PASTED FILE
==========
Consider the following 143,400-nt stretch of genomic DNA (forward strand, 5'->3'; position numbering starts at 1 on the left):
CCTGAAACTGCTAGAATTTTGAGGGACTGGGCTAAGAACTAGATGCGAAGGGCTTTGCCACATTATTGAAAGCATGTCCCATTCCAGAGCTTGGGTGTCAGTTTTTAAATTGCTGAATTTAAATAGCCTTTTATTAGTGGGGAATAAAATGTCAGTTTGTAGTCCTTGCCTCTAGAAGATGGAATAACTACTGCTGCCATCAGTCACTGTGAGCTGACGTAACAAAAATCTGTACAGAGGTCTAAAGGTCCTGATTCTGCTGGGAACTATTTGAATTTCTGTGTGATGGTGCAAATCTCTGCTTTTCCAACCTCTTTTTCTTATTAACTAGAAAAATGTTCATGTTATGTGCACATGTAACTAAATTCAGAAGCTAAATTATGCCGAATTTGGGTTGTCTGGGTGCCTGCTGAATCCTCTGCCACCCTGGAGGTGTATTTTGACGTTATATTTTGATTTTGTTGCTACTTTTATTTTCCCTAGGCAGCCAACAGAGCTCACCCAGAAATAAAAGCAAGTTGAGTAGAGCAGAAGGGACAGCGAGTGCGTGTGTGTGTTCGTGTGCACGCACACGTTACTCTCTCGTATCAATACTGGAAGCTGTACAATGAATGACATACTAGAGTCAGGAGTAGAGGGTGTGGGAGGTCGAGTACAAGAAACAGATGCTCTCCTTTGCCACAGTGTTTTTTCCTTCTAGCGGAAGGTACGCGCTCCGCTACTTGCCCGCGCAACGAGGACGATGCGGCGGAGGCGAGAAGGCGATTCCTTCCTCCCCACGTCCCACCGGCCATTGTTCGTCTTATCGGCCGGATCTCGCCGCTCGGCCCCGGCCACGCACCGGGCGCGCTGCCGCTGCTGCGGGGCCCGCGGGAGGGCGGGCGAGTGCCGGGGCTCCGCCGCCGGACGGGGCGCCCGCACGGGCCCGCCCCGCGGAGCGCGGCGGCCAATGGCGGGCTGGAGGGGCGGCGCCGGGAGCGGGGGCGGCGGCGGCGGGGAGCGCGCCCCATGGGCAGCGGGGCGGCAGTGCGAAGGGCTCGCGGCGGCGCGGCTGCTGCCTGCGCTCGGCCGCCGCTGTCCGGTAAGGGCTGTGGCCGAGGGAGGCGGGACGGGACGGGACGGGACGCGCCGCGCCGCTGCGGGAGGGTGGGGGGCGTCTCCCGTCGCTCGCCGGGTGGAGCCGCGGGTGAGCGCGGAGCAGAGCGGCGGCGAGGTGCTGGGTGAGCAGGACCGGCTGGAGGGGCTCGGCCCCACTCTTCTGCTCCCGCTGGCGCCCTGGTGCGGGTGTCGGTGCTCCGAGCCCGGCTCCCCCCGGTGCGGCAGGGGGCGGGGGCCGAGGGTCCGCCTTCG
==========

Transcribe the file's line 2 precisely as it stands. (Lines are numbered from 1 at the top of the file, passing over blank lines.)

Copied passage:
CCTGAAACTGCTAGAATTTTGAGGGACTGGGCTAAGAACTAGATGCGAAGGGCTTTGCCACATTATTGAAAGCATGTCCCATTCCAGAGCTTGGGTGTCAGTTTTTAAATTGCTGAATTTAAATAGCCTTTTATTAGTGGGGAATAAAATGTCAGTTTGTAGTCCTTGCCTCTAGAAGATGGAATAACTACTGCTGCCATCAGTCACTGTGAGCTGACGTAACAAAAATCTGTACAGAGGTCTAAAGGTCCTGATTCTGCTGGGAACTATTTGAATTTCTGTGTGATGGTGCAAATCTCTGCTTTTCCAACCTCTTTTTCTTATTAACTAGAAAAATGTTCATGTTATGTGCACATGTAACTAAATTCAGAAGCTAAATTATGCCGAATTTGGGTTGTCTGGGTGCCTGCTGAATCCTCTGCCACCCTGGAGGTGTATTTTGACGTTATATTTTGATTTTGTTGCTACTTTTATTTTCCCTAGGCAGCCAACAGAGCTCACCCAGAAATAAAAGCAAGTTGAGTAGAGCAGAAGGGACAGCGAGTGCGTGTGTGTGTTCGTGTGCACGCACACGTTACTCTCTCGTATCAATACTGGAAGCTGTACAATGAATGACATACTAGAGTCAGGAGTAGAGGGTGTGGGAGGTCGAGTACAAGAAACAGATGCTCTCCTTTGCCACAGTGTTTTTTCCTTCTAGCGGAAGGTACGCGCTCCGCTACTTGCCCGCGCAACGAGGACGATGCGGCGGAGGCGAGAAGGCGATTCCTTCCTCCCCACGTCCCACCGGCCATTGTTCGTCTTATCGGCCGGATCTCGCCGCTCGGCCCCGGCCACGCACCGGGCGCGCTGCCGCTGCTGCGGGGCCCGCGGGAGGGCGGGCGAGTGCCGGGGCTCCGCCGCCGGACGGGGCGCCCGCACGGGCCCGCCCCGCGGAGCGCGGCGGCCAATGGCGGGCTGGAGGGGCGGCGCCGGGAGCGGGGGCGGCGGCGGCGGGGAGCGCGCCCCATGGGCAGCGGGGCGGCAGTGCGAAGGGCTCGCGGCGGCGCGGCTGCTGCCTGCGCTCGGCCGCCGCTGTCCGGTAAGGGCTGTGGCCGAGGGAGGCGGGACGGGACGGGACGGGACGCGCCGCGCCGCTGCGGGAGGGTGGGGGGCGTCTCCCGTCGCTCGCCGGGTGGAGCCGCGGGTGAGCGCGGAGCAGAGCGGCGGCGAGGTGCTGGGTGAGCAGGACCGGCTGGAGGGGCTCGGCCCCACTCTTCTGCTCCCGCTGGCGCCCTGGTGCGGGTGTCGGTGCTCCGAGCCCGGCTCCCCCCGGTGCGGCAGGGGGCGGGGGCCGAGGGTCCGCCTTCG